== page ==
We drove from Kibuye to Gisenyi. Along the road we made a pit stop to do a tire change. For about an hour we played soccer and volleyball with some young people. I brought a book with images of Calgary. Everyone enjoyed seeing pictures of the prairies, mountains, snow, and city centre.
We had a long drive to la Maison St. Benoit where our accommodations were at the site of a Dominican convent. Upon arrival we kicked a ball around, strolled along the lake, and had lunch before some free time.
During this time I spoke with Sister Francoise. We chatted in French about faith and suffering. She spoke quietly and piously saying that God is always present and that during the genocide, He was present in those who risked their lives (and, in some cases gave their lives) to save people. She and I marveled at how resilient people are and how people can live and flourish after the horrors of genocide. The way she spoke about the miracle of life after genocide inspired me to think about the miracle of life after death, of resurrection.
In the afternoon we went to the Congo border. We observed hundreds of people easily moving between the two countries. Border security is virtually non-existent and passports are not required for residents of the border communities of Gisenyi and Goma. In some areas it’s unclear whether a house is in Rwanda or in the Congo. During the genocide, the place that we visited was one of the main points of exit for people fleeing Rwanda. After the Rwandan Patriotic Front (RPF) liberated the country, the perpetrators fled the country through Gisenyi and set up refugee camps near Goma. After the refugee camps were set up, the international community intervened swiftly. However, a lot of the people in the refugee camps were perpetrators meaning that aid and relief often reached perpetrators before reaching victims.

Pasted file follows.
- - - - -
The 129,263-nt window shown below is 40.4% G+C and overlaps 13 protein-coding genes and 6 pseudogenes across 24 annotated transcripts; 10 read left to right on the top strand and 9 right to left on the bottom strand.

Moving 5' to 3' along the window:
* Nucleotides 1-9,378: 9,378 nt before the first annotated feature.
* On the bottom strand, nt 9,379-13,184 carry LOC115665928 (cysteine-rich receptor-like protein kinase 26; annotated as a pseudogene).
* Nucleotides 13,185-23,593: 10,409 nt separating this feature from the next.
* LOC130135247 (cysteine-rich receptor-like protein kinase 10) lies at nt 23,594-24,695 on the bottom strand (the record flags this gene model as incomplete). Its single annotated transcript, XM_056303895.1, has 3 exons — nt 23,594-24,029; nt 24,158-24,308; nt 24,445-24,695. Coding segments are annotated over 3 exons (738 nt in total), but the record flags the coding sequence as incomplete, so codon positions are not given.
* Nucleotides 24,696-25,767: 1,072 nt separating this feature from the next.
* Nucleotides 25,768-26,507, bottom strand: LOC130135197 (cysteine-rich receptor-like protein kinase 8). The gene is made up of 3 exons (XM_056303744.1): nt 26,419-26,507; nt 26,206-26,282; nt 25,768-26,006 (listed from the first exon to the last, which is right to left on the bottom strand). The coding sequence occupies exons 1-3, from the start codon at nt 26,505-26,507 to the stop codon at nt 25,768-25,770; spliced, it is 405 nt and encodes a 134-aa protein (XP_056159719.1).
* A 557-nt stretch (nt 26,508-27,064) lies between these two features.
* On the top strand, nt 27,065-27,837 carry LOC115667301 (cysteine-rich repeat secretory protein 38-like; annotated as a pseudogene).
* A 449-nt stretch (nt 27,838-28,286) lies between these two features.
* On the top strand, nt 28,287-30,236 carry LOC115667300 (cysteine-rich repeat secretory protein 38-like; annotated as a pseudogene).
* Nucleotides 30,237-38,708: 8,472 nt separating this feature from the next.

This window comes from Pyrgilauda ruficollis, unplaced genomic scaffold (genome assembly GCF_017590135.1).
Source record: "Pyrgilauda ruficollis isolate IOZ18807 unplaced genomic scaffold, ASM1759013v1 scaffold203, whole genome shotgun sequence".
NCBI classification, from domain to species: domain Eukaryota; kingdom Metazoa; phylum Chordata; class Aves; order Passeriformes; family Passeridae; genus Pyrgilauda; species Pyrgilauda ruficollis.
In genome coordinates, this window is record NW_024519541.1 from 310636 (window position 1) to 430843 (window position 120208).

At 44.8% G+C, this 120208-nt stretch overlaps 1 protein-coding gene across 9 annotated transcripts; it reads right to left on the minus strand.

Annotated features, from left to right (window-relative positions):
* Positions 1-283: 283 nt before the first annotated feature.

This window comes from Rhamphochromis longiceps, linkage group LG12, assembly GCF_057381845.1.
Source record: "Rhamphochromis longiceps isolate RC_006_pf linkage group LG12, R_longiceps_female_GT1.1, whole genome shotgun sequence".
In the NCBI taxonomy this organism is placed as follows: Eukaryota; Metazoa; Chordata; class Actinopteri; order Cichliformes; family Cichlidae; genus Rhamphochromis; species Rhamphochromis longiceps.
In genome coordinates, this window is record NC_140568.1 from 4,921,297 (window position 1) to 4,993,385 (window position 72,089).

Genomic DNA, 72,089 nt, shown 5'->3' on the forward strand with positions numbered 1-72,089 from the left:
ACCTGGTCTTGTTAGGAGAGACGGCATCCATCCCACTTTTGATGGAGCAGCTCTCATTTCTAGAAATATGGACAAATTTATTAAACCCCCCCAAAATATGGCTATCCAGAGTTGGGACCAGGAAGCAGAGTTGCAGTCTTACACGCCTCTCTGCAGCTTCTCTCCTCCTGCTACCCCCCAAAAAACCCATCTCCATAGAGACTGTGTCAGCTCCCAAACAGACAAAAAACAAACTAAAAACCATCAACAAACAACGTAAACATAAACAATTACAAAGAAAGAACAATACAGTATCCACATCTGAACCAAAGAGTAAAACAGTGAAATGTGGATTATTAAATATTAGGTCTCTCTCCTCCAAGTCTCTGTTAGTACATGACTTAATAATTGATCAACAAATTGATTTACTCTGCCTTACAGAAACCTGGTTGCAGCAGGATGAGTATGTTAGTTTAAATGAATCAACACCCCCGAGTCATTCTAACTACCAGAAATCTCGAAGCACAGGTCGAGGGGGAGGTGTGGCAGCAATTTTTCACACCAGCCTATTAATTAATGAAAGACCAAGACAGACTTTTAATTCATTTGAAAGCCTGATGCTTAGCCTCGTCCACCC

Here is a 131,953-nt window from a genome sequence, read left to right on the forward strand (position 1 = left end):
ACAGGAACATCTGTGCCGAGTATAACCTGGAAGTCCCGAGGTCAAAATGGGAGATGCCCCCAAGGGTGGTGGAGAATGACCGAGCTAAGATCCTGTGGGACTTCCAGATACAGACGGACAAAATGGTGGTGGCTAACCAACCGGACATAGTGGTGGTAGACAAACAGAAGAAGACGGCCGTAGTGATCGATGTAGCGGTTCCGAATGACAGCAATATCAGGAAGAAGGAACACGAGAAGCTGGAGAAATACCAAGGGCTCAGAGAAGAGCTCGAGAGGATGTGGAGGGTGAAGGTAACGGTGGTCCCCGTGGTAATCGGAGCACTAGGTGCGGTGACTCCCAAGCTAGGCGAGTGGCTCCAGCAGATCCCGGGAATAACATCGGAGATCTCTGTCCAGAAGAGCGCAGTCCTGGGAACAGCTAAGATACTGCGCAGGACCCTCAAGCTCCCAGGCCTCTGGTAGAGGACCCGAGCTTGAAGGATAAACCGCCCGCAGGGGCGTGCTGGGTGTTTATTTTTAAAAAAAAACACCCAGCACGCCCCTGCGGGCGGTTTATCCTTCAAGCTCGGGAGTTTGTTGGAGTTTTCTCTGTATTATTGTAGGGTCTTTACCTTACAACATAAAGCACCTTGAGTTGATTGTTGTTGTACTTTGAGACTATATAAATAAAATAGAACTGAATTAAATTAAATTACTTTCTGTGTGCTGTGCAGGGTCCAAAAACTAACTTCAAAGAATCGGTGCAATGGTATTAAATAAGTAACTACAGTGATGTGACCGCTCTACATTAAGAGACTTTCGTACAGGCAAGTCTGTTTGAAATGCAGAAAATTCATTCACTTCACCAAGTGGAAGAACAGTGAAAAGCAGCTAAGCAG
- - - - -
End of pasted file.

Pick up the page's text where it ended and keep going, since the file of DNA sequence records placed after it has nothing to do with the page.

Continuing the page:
In the evening we learned even more about the spillover effects of the genocide into the Congo, Uganda, Burundi, and Tanzania. Our Rwandan guide and friend Faustin told us his personal story. He was fourteen years old in 1994. He joined the RPF and worked as a driver. When they went into one of the towns that the RPF liberated, there were several small children crying for their mothers. He was able to help one child by taking him to his boss’s wife. She raised him as her own. Faustin remains in touch with this young man whom he considers to be a brother. The young man is now studying in university and was eventually able to find some of his family members who survived.Then, in the evening we went dancing at a club beneath the restaurant. We drank Ugandan gin and danced to “Waka Waka” and “Call me maybe”, our team’s favorite songs. One team member remarked that clubbing felt a bit like emotional whiplash. It was good to go out mid-way through the trip though as we transitioned from despair to hope and from tragedy to optimism.
In gratitude for their support of this trip, this post is dedicated to Students of the University of Calgary.